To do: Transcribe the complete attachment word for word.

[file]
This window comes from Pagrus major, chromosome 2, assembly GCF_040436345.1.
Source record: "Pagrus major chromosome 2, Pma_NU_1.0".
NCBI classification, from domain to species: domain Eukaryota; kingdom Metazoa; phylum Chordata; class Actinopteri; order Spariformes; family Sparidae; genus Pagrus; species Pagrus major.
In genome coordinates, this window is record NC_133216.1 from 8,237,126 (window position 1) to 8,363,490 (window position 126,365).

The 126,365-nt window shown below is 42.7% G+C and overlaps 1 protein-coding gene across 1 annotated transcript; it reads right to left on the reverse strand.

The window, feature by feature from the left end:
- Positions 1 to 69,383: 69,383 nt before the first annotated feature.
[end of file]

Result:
This window comes from Pagrus major, chromosome 2, assembly GCF_040436345.1.
Source record: "Pagrus major chromosome 2, Pma_NU_1.0".
NCBI classification, from domain to species: domain Eukaryota; kingdom Metazoa; phylum Chordata; class Actinopteri; order Spariformes; family Sparidae; genus Pagrus; species Pagrus major.
In genome coordinates, this window is record NC_133216.1 from 8,237,126 (window position 1) to 8,363,490 (window position 126,365).

The 126,365-nt window shown below is 42.7% G+C and overlaps 1 protein-coding gene across 1 annotated transcript; it reads right to left on the reverse strand.

The window, feature by feature from the left end:
- Positions 1 to 69,383: 69,383 nt before the first annotated feature.